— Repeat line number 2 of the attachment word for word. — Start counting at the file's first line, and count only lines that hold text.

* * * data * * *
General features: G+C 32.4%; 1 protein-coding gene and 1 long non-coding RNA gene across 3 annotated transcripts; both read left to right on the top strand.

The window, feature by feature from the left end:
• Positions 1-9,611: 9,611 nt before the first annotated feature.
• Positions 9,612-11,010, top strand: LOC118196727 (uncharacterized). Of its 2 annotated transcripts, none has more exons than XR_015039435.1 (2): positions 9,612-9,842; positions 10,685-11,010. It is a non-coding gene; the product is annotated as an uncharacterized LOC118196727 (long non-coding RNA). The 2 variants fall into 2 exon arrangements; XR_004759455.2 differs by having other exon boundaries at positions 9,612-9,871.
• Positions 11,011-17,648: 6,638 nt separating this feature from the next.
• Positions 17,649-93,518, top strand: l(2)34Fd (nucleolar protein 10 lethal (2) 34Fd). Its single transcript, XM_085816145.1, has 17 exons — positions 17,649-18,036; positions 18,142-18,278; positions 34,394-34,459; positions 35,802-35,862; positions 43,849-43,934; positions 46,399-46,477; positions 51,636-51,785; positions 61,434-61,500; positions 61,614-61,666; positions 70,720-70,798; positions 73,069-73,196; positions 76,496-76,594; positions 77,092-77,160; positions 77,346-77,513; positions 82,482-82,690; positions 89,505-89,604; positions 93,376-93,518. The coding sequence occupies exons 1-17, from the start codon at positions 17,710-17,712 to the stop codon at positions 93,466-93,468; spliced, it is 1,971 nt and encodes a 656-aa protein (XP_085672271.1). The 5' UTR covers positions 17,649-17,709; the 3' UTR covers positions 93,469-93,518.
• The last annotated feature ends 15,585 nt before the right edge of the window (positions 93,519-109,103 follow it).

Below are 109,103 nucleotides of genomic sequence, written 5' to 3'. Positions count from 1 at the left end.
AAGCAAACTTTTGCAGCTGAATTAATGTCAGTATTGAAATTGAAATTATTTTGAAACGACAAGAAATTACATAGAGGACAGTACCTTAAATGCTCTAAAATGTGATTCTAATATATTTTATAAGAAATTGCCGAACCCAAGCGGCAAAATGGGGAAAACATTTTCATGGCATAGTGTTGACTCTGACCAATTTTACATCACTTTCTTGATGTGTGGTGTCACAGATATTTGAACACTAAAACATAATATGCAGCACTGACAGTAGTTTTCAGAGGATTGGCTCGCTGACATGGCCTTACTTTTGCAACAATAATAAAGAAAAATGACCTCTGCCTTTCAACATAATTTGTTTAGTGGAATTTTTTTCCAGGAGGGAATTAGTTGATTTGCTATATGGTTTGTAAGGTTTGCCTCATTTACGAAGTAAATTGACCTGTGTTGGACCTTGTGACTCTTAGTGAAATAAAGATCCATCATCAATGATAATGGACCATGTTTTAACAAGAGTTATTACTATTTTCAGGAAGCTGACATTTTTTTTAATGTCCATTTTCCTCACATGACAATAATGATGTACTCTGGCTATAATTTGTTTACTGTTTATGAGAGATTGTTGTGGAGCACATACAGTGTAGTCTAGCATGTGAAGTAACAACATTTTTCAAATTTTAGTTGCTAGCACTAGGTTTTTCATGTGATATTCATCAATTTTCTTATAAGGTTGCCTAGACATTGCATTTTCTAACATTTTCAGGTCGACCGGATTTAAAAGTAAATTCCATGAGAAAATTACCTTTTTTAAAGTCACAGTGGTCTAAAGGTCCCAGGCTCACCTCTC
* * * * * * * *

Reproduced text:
The window, feature by feature from the left end: